Important Reasons to Update Student Privacy Law

FSCCC recently joined over 100 national and state organizations in signing a letter to Congress strongly urging an overhaul to the Family Education Rights and Privacy Act (FERPA), the federal law overseeing student privacy.

It is incredibly important to fix FERPA and protect student data and psychological privacy as we have seen on multiple occasions in the recent past:

The Facebook/Cambridge Analytica scandal is affecting students and the Organisation for Economic Cooperation and Development is testing and planning to manipulate the same personality traits in students involved in the Facebook dust-up.

Just this week, there was another major scandal with Pearson committing psychological experiments on college students without consent.

The National Commission on Social, Emotional, and Academic Development is pushing for social emotional learning (SEL) to be involved in school safety issues, which will not help.

Mental screening programs with all of their subjectivity and inaccuracy are starting to pop up all over the country, such as those discussed in Texas.

Efforts to increase data sharing with corporations, researchers and among federal agencies without consent in Congress through the Foundations for Evidence-based Policy Making Act (FEPA) and the College Transparency Act (CTA) are also being pushed by the data grabbers.

Here is the link to the full letter. Please use it to contact your members of Congress and congressional candidates. so that we may protect the privacy and minds of our children and our freedoms as Americans.

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Posted in Federal Education. Tagged as CTA, FEPA, FERPA, National Coalition Letter, SEL.

More Reasons the Social Emotional & Psychological Research in SETRA is so Dangerous

Karen R. Effrem, MD - Executive Director

Although there are several major problems with the reauthorization of the Education Sciences Reform Act (ESRA) now called The Strengthening Research Through Education Act (S 227, SETRA), the most pressing and concerning is the expansion of federal education research to psychologically profile our children beginning in preschool:

Section 132 of the bill (page 28, line 16-21) inserts the following:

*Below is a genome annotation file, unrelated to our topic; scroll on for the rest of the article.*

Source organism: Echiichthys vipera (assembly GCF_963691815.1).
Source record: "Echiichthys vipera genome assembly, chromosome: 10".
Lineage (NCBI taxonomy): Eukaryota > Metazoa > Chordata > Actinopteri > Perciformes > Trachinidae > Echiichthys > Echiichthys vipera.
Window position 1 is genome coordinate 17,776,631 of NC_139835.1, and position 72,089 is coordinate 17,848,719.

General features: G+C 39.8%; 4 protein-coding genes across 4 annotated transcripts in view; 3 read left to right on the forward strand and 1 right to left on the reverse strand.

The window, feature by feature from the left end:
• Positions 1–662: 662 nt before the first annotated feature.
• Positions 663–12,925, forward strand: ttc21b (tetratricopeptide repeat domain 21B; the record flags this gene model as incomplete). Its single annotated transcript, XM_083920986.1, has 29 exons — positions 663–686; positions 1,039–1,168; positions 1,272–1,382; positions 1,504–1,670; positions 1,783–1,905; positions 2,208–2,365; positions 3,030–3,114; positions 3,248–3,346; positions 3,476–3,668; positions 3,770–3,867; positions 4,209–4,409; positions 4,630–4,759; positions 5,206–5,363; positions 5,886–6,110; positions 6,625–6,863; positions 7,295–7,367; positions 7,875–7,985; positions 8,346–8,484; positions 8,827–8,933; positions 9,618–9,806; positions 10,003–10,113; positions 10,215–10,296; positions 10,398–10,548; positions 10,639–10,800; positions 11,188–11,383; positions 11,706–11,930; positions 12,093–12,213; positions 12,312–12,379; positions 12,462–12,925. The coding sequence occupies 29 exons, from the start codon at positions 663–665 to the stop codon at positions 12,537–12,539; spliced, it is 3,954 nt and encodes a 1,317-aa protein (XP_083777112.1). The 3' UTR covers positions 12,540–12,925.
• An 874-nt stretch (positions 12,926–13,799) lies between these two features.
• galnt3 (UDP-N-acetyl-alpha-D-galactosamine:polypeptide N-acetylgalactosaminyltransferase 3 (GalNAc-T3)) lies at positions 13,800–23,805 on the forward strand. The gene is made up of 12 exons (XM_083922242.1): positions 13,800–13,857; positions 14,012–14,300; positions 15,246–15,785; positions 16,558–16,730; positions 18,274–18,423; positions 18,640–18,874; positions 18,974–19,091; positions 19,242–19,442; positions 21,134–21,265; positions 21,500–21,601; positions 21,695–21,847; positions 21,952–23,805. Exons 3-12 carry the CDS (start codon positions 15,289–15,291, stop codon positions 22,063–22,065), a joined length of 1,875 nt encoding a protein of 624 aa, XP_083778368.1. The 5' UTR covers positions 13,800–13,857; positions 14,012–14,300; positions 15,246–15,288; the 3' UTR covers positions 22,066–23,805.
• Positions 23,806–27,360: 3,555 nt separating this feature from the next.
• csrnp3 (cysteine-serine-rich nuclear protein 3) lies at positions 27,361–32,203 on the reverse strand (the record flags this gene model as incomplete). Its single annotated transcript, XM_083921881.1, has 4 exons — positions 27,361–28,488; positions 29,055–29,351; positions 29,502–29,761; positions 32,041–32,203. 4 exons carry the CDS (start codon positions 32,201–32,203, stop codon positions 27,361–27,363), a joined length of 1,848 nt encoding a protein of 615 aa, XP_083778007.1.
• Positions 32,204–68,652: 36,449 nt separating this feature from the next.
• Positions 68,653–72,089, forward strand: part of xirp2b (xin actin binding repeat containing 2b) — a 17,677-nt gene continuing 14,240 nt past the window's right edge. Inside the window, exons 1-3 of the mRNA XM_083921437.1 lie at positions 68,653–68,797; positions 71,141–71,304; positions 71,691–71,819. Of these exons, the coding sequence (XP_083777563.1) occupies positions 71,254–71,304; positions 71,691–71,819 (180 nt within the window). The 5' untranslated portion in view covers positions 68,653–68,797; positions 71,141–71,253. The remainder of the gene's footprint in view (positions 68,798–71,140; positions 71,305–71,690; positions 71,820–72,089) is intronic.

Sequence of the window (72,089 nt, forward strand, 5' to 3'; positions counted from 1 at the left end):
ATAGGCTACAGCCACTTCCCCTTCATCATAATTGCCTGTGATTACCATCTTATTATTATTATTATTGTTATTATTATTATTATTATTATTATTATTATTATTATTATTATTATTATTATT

"and which may include research on social and emotional learning, and the acquisition of competencies and skills, including the ability to think critically, solve complex problems, evaluate evidence, and communicate effectively..." (Emphasis added).

Here are more of the many concerns:
1) Lack of Constitutionality - The federal government has no constitutional authority (Tenth Amendment) to be involved in education, much less doing research and collecting data on the attitudes, beliefs, and behaviors of our innocent children. The Fourth Amendment to the US Constitution says:

"The right of the people to be secure in their persons, houses, papers, and effects, against unreasonable searches and seizures, shall not be violated, and no Warrants shall issue, but upon probable cause, supported by Oath or affirmation, and particularly describing the place to be searched, and the persons or things to be seized." (Emphasis added).

Having the federal government sanction and fund psychological profiling of children is the worst kind of privacy invasion.

2) Subjectivity These parameters are admitted even by experts in the field to be extraordinarily subjective and difficult to define and measure. There is still no agreement about their meaning or even their selection over a period of ten years:
Challenges Involved in Infant and Early Childhood Diagnosis
"Diagnostic classifications for infancy are still being developed and validated..."< Read more

Posted in Psychological Manipulation. Tagged as Dr. Karen Effrem, FERPA, PPRA, SETRA, US Office of Educational Technology.

Reasons to Support the Student Privacy Protection Act - S 1341 by Senator David Vitter

Karen R. Effrem, MD Executive Director